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Outdoors

Abundance of new fish available this month

By ED WALKER
Published March 3, 2007


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March is finally here and soon the spring thaw will begin. Depending on the weather patterns, warmer water and a subsequent influx of migratory fish could move in as early as mid-month.

One of the most important species that will show up is the scaled sardine. Though a handful of tight-lipped guides have been keeping track of an isolated mass of the coveted baitfish all winter, the arrival of the migrating schools likely will kick off the spring season.

With the baitfish come the pelagic gamefish species such as Spanish mackerel, kingfish and nonresident jacks. The mackerel are a favorite of many anglers since they appear on the inshore flats and beaches as well as the nearshore gulf and even offshore. They are fairly easy to hook and they put up great battles, especially on light tackle. When the water temperature reaches 72 or so, the action can be fast and furious.

If a large number of mackerel encounters a school of baitfish, they often churn the surface in a feeding frenzy. Pitching spoons, jigs or just about anything shiny with a hook in it into the melee produces constant strikes.

The area known to many commercial fishermen as "the big bank," which is 9-10 miles off the Hudson coast, has long been known as a Spanish mackerel hot spot. Years ago commercial net fisherman used spotter planes to find the unusually dense mackerel schools as they crossed this shallow spot in the Gulf. Today a few net fisherman still make a living landing mackerel for the market in federal waters where gill netting is still allowed.

Recreational anglers can find the big bank by looking for the casino boat that typically sits on or near the highest part of the bank in 9 to 14 feet. When the run is on, it is common to see pods of Spanish macks jumping and splashing at the surface. Sometimes there as so many mackerel it becomes difficult to land one due to interference from other fish.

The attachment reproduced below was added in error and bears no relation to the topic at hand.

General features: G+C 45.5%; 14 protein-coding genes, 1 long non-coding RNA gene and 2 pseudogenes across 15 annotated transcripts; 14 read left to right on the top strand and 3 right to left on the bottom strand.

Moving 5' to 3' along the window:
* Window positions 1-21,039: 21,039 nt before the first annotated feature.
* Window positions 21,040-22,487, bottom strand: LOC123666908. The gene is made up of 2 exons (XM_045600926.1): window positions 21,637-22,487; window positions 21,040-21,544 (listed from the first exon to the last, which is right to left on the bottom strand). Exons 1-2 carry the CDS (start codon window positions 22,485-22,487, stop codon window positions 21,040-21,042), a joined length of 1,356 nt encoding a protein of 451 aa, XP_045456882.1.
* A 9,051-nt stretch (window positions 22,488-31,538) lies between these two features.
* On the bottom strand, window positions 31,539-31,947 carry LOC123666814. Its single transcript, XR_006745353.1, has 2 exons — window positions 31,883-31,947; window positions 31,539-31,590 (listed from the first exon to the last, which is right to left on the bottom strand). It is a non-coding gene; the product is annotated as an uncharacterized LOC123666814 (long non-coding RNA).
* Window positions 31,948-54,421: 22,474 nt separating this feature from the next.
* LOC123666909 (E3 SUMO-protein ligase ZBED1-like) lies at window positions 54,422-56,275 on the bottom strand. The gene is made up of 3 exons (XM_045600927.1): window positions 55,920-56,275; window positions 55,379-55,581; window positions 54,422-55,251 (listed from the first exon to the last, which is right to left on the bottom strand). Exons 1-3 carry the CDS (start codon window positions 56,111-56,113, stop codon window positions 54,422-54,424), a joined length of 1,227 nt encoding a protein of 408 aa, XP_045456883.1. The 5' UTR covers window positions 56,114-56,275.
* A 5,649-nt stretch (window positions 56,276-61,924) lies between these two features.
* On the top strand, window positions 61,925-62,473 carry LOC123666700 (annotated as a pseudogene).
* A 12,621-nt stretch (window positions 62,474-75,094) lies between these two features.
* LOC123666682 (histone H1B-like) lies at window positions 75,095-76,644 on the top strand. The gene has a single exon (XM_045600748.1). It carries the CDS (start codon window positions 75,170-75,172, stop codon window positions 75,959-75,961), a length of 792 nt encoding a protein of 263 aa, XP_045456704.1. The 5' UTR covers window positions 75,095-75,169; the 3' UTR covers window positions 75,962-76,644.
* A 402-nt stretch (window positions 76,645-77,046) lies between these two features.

Speckled trout action has been good and should remain so for the next month or two. Expect to see a shift in the patterns of the bigger specks as they begin their spring spawning season. The larger fish usually separate themselves from the smaller ones to begin their mating rituals.

A recent conversation with Sarah Walters, biologist and sea trout specialist at the Florida Marine Research Institute in St. Petersburg, revealed trout spawn only at night and do not feed then. Another interesting fact is biologists often track the movements of the spawning aggregations by listening for them. Sea trout are a member of the drum family and make a distinct sound when courting. According to Walters, schools of trout can be heard by the well-trained ear on calm evenings.

As the water warms the grouper fishing should improve. Frigid temperatures have shut down the bite inside 30 feet. We had dismal results grouper fishing from Tarpon Springs to Bayport one day last week, eventually heading back into the flats where the redfish and trout saved the day.

Divers report the fish are there but getting them to bite has been difficult. Neoprene-wrapped spearfishers have the advantage. Even such well-known spots as the county artificial reefs often are stacked with gags that simply will not bite, which is no problem for a skilled underwater hunter.

[Last modified March 3, 2007, 07:26:25]


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